Sorry, Kahlon - That's No Way to Reduce Housing Prices in Israel

Finance Minister Moshe Kahlon has taken the most wrongheaded step possible, and no one will tell him the truth.

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Moshe Kahlon at Tel Aviv University, September 18, 2014.Credit: Ofer Vaknin
Nehemia Shtrasler

It’s so disappointing, and so sad. After all the announcements, plans and promises, Moshe Kahlon has taken the most banal and wrongheaded step possible, raising taxes.

That was his first decision as finance minister, to raise the purchase tax on homes. It passed the cabinet easily this week. Kahlon’s second mistake is his support for rent control. Let’s hope Justice Minister Ayelet Shaked can shoot that one down.

The problem is there’s no one in the Knesset to stand up and say the emperor is naked. No one to represent the overburdened taxpayer. The cabinet ministers and Knesset members believe their main job is to transfer funds from the public to the treasury, even though the public is smarter about spending than they are.

Amazingly, even the Finance Ministry’s budgets division supports raising the purchase tax, saying it will make homes more affordable for young couples. The truth is that the officials want to add 600 million shekels ($156 million) to state coffers, even though their real job is to increase efficiency and reduce spending.

They say that raising the purchase tax will reduce by 10 percent the demand for rental apartments. How did they get to this? Can they really estimate the flexibility of demand so precisely?

Pay attention to the numbers. An apartment that costs, say, 2.5 million shekels will now cost 2.55 million, 50,000 shekels more. What a huge difference! Investors will flee, for zero-yield bonds. Smart move.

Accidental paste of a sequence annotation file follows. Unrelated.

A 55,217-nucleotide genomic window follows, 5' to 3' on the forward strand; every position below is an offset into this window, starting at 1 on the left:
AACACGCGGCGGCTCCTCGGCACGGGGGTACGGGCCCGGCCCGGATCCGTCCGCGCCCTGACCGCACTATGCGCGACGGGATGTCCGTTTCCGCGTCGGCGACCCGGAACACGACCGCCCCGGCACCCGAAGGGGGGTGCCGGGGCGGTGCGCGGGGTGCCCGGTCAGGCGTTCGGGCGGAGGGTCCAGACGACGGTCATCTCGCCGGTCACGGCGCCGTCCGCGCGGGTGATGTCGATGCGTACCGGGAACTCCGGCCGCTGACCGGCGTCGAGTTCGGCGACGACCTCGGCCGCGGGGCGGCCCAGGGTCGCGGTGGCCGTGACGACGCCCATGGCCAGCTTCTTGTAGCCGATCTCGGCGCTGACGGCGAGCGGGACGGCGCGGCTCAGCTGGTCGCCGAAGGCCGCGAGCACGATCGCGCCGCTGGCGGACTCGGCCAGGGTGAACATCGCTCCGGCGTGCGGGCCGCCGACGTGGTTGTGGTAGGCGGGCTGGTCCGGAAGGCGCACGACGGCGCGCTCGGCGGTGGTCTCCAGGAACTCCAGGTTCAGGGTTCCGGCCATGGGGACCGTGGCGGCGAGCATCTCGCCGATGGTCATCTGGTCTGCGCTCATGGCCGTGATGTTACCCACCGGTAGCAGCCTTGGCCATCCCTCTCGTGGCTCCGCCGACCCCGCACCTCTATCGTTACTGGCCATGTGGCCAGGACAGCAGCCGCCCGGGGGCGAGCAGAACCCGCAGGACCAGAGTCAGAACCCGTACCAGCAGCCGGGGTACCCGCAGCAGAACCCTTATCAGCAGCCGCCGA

I asked several builders what happened after the tax hike was announced. They said people bought apartments over the telephone, sight unseen and without bargaining, and the builders took advantage of the situation to raise their prices! The economists in the budget division can learn about the giant leap in home loans in May and June from the mortgage banks.

In other words, one thing is certain: The treasury and Kahlon have done enormous harm to first-time home buyers. They caused a decrease in the supply of new apartments and an increase in their price. They didn’t even realize that talking about a future tax is like talking about an impending currency devaluation. It seems the desire for publicity beats logic and responsibility.

Kahlon and the bureaucrats also have another problem. The rental market is sophisticated and remarkably efficient. That pains them. They are unwilling to admit that for decades the state failed to build rental housing. It was the private investors who took action, buying an additional apartment as a nest egg, renting it out for relatively low returns and in the process providing rented housing for hundreds of thousands of Israelis (28 percent of all households).

And now, instead of being applauded they are being slapped with more taxes, more laws and more restrictions.

It’s also clear that when there is excess demand and rigid short-term supply, landlords will pass most of the tax increase onto their tenants. In other words, Kahlon and the budget department are hurting the most vulnerable population, people who do not have enough capital for a down payment on an apartment and must as a result live in rental housing. And Kahlon calls himself “pro-social welfare.”

The rest of Kahlon’s housing plans are also quite disappointing. The mehir lemishtaken plan, which offers apartments at reduced prices to certain first-time home buyers, is terrible and highly bureaucratic and it will only increase demand and raise prices for the majority of home buyers, who are ineligible. The construction workers that Israel plans to bring from China will reduce the wages and social benefits of Israeli workers and even lead to layoffs. Kahlon’s ludicrous handling of the Israel Lands Authority will achieve the exact opposite of increasing the supply of land. And all this is merely a partial list.

And what about credibility, which is so vital to the finance minister’s position? Kahlon raised the purchase tax despite having promised, over and over, that he wouldn’t raise taxes. So how are we supposed to believe him the next time around?

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